I was standing outside on campus with a group of ladies when a girl wearing a black windbreaker, black jeans, and three-inch gold stilettos walked by. One lady said, "That is not a good look for her." Another joked that the girl got her clothes from Whores 'R Us. I was offended because I shop at Whores 'R Us and they would never carry three-inch gold stilettos. Any heel less than five inches is for virgins.


Yvan Rodic

The expression on this woman's face is incredible. (Click to enlarge for full effect.)

Untitled (Man in Blue Suit) by Jamel Shabazz

Today I visited the Posing Beauty in African American Culture exhibition at the Art Gallery of Hamilton. While I was there, a middle-aged, white woman was guiding a group of women--who were also middle-aged and white--through the exhibition. The group stopped at a photograph by Jamel Shabazz entitled Drama and Flava from Back in the Days (2000); the tour guide explained, "'Flava' means style." "And attitude!" someone added.


S sent me a text message last night informing me that her friend is Britney Spears' third cousin, and that Britney visited Hamilton during her "psychotic episode." Well, that makes sense, doesn't it? Who in their right mind would retreat to Hamilton for respite if they could go anywhere else in the world?
Have you been feeling uncomfortably virtuous or prudish lately? Slutever is your cure.


Another questionable humanitarian project

One of my roommates has anonymously posted a number of signs on the kitchen wall over the course of the year that pertain to maintaining the cleanliness of the kitchen. It is clear that his standards have not yet been met, as I noticed yet another new sign this evening on the door under the sink that reiterates the same message as the earlier ones. This is what the kitchen looked like when I came home:

I decided that my anonymous roommate needed some help. He needed more aggressive signs that would shock one's senses to the point of provoking a personal transformation in one's habits and conceptions of cleanliness. This is what the kitchen looks like now:

I'm wondering if my anonymous roommate will reveal his identity to me when he sees my work so that he can thank me and ask if we can be best friends, or if he'll think I'm mocking him and will contemplate ways to get me evicted. I suppose I'll only know when the sober morrow arrives...

EDIT: Sober writing analysis has led me to conclude that the original signs were in fact written by two different roommates. It doesn't even matter, though--neither have asked to be my best friend. Whatever.
- "Why are you jaywalking?"

- "I'm just trying to create memories."


There's a bit of Peter Pan in all of us

At the Artist's Talk this evening I learned about a project by Diane Borsato, entitled Bouquet, in which she stole flowers from people's gardens to make a bouquet for her mother. The instructions from the Critical Art Ensemble for the project were to "commit a crime with a humanitarian outcome."

Have you ever done something before that conformed to these instructions? I have. For example, last year my roommates and I stole a traffic pylon that was on the road so that we could bring it out at parties and make people happy.


Ted Lao

Ted Lao


In my Introduction to Art Galleries and Museums seminar, the professor asked us to share one type of thing that we collect. She said that our answers would elucidate our characters. I should have made up something extravagant (peacock feathers), controversial (fur coats), clever (dust), or scholarly (data) to impress everyone. Instead, I said, "I collect images from the Internet of people's outfits..." I might as well have said, "I collect loser points."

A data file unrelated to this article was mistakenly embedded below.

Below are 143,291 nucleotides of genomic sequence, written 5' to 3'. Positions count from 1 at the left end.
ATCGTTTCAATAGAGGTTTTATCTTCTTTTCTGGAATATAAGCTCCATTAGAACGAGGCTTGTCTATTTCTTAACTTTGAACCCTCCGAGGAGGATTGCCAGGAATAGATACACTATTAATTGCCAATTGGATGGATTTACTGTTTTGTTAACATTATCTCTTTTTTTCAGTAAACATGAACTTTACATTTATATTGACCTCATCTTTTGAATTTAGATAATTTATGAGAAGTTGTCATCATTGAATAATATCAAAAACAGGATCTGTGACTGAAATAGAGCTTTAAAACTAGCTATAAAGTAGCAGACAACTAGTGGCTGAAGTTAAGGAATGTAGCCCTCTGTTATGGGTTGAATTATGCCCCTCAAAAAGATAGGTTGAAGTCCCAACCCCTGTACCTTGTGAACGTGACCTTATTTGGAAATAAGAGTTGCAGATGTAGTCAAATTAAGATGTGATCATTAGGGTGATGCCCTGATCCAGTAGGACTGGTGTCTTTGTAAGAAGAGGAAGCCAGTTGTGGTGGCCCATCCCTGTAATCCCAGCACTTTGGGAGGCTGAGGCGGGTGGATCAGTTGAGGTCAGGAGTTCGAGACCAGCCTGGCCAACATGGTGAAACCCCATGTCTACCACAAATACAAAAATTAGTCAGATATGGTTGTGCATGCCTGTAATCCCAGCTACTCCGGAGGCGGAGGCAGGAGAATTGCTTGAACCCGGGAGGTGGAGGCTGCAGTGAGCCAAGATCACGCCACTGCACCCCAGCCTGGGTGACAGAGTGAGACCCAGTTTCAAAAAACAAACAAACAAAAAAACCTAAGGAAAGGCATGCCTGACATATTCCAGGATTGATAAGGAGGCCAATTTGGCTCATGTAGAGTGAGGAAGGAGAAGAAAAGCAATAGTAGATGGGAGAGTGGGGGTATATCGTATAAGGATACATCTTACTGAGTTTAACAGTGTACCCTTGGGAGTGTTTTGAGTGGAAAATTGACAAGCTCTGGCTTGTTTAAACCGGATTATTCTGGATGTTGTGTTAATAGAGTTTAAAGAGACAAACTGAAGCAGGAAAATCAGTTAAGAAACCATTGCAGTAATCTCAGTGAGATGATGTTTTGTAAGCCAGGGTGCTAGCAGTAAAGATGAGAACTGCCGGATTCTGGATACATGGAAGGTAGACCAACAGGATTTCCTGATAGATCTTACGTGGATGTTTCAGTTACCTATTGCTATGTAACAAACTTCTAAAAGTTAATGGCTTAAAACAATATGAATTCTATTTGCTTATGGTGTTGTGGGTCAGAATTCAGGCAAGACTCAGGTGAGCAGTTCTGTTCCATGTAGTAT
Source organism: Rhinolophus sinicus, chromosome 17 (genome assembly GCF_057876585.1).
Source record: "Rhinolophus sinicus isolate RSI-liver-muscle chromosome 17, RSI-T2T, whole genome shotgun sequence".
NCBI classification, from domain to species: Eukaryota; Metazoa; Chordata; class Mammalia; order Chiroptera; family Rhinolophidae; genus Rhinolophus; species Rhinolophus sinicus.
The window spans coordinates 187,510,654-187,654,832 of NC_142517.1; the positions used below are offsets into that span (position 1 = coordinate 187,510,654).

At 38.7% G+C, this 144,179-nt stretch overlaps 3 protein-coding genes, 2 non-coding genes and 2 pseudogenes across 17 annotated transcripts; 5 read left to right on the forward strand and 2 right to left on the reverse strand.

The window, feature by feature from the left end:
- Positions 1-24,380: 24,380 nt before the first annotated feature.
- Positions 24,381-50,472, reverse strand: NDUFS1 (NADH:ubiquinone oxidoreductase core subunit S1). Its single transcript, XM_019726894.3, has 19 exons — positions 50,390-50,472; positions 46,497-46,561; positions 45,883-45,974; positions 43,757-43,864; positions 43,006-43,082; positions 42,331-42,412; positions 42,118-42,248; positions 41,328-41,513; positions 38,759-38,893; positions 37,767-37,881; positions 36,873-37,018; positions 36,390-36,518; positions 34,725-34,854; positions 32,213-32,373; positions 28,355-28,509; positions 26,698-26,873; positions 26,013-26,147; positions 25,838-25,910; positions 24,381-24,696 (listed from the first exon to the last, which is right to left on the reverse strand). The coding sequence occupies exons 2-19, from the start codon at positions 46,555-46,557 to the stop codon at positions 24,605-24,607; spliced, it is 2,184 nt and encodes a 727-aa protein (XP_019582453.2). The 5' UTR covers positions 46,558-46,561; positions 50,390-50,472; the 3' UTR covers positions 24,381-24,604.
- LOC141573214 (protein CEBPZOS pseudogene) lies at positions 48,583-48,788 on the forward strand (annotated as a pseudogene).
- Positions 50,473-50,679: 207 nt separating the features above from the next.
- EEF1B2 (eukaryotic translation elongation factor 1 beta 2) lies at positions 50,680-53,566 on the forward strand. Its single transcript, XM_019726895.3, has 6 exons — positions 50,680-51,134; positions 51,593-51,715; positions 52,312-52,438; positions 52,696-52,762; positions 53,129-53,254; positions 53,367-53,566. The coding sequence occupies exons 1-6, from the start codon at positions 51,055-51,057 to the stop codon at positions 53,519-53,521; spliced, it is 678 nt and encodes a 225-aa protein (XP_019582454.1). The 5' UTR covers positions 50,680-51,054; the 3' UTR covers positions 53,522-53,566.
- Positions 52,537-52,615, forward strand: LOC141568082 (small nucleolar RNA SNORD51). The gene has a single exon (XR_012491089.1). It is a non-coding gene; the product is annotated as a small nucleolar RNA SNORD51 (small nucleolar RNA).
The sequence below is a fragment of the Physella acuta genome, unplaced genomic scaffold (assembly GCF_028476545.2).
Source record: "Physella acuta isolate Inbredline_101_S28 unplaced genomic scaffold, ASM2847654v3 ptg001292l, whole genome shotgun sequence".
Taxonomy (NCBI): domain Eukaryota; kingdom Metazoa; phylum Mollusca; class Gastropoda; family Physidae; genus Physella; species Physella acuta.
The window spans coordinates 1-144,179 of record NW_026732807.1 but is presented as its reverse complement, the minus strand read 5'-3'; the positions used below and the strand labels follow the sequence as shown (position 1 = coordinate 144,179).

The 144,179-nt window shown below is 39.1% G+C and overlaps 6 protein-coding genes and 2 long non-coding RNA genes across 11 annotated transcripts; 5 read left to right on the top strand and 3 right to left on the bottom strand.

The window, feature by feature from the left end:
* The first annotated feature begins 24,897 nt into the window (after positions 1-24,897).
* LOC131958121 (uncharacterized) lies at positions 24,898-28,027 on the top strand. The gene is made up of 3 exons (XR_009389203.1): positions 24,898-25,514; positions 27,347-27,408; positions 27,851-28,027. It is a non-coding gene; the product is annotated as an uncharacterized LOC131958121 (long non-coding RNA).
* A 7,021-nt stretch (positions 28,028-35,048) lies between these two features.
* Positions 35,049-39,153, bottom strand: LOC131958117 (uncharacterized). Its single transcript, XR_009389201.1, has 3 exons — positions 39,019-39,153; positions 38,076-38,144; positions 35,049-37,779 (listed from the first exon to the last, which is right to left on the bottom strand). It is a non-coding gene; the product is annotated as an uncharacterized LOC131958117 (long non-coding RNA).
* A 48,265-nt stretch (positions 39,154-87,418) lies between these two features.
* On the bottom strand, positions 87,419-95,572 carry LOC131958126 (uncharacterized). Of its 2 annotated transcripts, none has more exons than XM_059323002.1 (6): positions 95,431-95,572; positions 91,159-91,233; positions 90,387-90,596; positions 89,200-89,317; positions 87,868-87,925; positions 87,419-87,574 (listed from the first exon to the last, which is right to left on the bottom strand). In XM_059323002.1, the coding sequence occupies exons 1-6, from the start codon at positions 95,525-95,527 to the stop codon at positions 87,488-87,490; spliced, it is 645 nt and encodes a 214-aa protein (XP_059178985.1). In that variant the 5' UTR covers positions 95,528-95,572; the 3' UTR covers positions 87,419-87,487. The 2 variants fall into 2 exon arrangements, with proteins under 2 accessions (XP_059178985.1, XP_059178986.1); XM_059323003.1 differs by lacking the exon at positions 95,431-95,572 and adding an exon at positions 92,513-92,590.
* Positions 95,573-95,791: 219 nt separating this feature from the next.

"We are both instances and unique." -- Donald Preziosi in Companion to Museum Studies




It is possible to find something funny even if you don't understand what the hell is going on.


I was reading Imperial China: Photographs 1850-1912 by Clark Worswick and Jonathan Spence and came across a funny passage about the nineteenth-century English painter George Chinnery, who went to China in 1825 and settled there until his death in 1852.

For most of his life, Chinnery's geographic location in the world was determined by a series of strategic retreats from his wife whom he described as 'the ugliest woman I ever saw in my life.' The first abandonment had occurred in 1802 when the painter fled to India to escape her; years later she caught up with him and in 1825, he fled once again, this time arriving in Macao. Thereafter, whenever this formidable female threatened to pursue him, Chinnery would beat a hasty retreat to Canton, the final and enviable haven for the henpecked husband. One of the most stringent rules of the China trade decreed that no European females were allowed in Canton by imperial edict.

British people say the funniest things.
S explains why her parents opened a bank account for her at a very young age: "People have been giving me money since the day I was born."


Glam clam

Today was the first day of the Introduction to Art Galleries and Museums seminar that I'm taking. The principal project will involve working within a group to create an exhibition focusing on Chinese texts that teach the Chinese language. The titular hosting institution for the exhibition is the Hamilton Public Library. Each group is comprised of five positions: project manager, curator, designer, liaison/PR, and education. I wanted to be the curator, of course, but so did everyone else, so I opted to be a co-designer. I've already begun imagining Tim Gunn coming into class and saying, "Designers, you have ten minutes...." It's quite a glamorous position, really.

Austin enjoys a well-rounded variety of pastimes. As illustrated by these pictures, one involves sporadically raising his hand in preparation for answering questions first in class (like Hermione in Harry Potter) and another is hugging Miss Rabbit (thanks, Erica!).